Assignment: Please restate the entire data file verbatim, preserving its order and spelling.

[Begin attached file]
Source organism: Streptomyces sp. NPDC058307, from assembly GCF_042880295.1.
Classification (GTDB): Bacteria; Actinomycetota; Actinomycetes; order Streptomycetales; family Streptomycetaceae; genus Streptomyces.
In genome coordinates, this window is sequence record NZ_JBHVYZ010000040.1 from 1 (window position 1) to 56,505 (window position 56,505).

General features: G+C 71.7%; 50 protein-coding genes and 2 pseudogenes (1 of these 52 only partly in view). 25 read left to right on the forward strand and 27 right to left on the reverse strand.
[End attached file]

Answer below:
Source organism: Streptomyces sp. NPDC058307, from assembly GCF_042880295.1.
Classification (GTDB): Bacteria; Actinomycetota; Actinomycetes; order Streptomycetales; family Streptomycetaceae; genus Streptomyces.
In genome coordinates, this window is sequence record NZ_JBHVYZ010000040.1 from 1 (window position 1) to 56,505 (window position 56,505).

General features: G+C 71.7%; 50 protein-coding genes and 2 pseudogenes (1 of these 52 only partly in view). 25 read left to right on the forward strand and 27 right to left on the reverse strand.